The UK government looks set to borrow at least £100 billion to help households/businesses pay for their energy bills. While a government cap on energy costs incurred by the public means a lower expected peak in UK inflation in the months ahead, it also reduces downside risks to the UK economy, which may contribute to core UK inflationary pressures remaining elevated for longer, thus requiring a stronger tightening response from the BoE.

USD/JPY Seen Remaining Bid Despite BoJ Intervention Threat

Key Points

  • USD/JPY pulled back aggressively from earlier highs around 145 to around 143 on Wednesday amid the threat of BoJ intervention.
  • The BoJ, which acts on behalf of the Japanese MoF regarding intervention, reportedly conducted “rate checks”.
  • Analysts see intervention as unlikely, and any intervention-induced USD/JPY dip to be bought into anyway.

BoJ Conducts “Rate Check”

Headlines during Wednesday’s Asia Pacific session suggesting that the Bank of Japan is taking steps that could precede outright FX market intervention to prop up the value of the yen triggered a reversal lower in USD/JPY, with the pair now trading around 143.0 after earlier probing the 145.0 area.

The BoJ reportedly conducted a “rate check”, which means it asked Japanese FX dealers for direct prices ahead, a step it has taken in the past ahead of direct market interventions. When it comes to FX market intervention, the BoJ acts at the behest of the Japanese Ministry of Finance.

Japanese Finance Minister Shunichi Suzuki on Wednesday told market participants that any intervention would not be announced in advance, and would likely not be confirmed in its aftermath. Suzuki and other Japanese officials have been jawboning about the negatives associated with excessive yen weakness in the past few days as USD/JPY has pushed to fresh multi-decade highs.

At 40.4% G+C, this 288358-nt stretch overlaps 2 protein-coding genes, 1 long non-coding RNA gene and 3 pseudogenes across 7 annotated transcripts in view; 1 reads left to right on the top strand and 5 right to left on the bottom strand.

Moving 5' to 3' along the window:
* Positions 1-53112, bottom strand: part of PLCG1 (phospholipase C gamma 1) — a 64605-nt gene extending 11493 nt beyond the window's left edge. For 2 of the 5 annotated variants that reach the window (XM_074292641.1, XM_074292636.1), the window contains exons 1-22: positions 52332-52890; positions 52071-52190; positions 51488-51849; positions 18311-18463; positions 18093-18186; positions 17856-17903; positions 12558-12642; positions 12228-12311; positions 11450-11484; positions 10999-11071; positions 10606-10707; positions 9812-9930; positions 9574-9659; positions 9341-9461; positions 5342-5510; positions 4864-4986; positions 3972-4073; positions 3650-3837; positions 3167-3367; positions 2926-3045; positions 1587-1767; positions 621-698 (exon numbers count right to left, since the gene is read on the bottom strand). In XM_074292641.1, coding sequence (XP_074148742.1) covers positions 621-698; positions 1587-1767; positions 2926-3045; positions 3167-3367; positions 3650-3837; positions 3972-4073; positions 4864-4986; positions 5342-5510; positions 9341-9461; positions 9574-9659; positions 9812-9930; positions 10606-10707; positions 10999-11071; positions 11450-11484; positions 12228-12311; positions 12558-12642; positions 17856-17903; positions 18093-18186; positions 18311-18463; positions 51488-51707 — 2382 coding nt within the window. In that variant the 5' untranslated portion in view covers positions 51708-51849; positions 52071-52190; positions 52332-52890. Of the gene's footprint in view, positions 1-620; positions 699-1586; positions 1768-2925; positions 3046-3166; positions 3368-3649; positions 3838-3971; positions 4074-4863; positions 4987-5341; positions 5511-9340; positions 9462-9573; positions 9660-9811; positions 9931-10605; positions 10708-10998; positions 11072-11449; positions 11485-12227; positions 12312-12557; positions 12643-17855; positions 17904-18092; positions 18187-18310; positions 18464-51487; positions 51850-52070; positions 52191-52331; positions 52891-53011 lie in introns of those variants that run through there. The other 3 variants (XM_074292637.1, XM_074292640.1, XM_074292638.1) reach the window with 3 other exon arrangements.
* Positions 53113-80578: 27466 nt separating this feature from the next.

Normally, a weaker yen is viewed as favorable by authorities given the associated boost to Japanese exports. But given the extent of the yen’s decline this year (around 30% versus the US dollar) and the surge in global energy prices, yen weakness is hurting Japanese businesses and consumers.

The yen has underperforming its major G10 peers this year as a result of the BoJ’s continued commitment to its ultra-dovish policy stance at a time when other major central banks like the Fed, BoE and ECB have been aggressively raising interest rates to curb rampant inflation. This has triggered a significant widening of G10 (ex-Japan)/Japanese rate differentials, battering the yen.

Intervention Viewed as Unlikely

Analysts noted on Wednesday that, given Japan is a signatory to the G7 and G20, and as such has signed policies about refraining from FX market intervention, direct intervention remains unlikely.

“My feeling is that the MOF won’t intervene at this stage and will leave it at verbal warnings,” said the chief economist at the Tokyo-based Norinchukin Research Institute, according to Reuters. “There’s still a week before the Fed’s rate-setting meeting… I don’t think markets believe the ministry will intervene at current dollar/yen levels,” the chief economist said.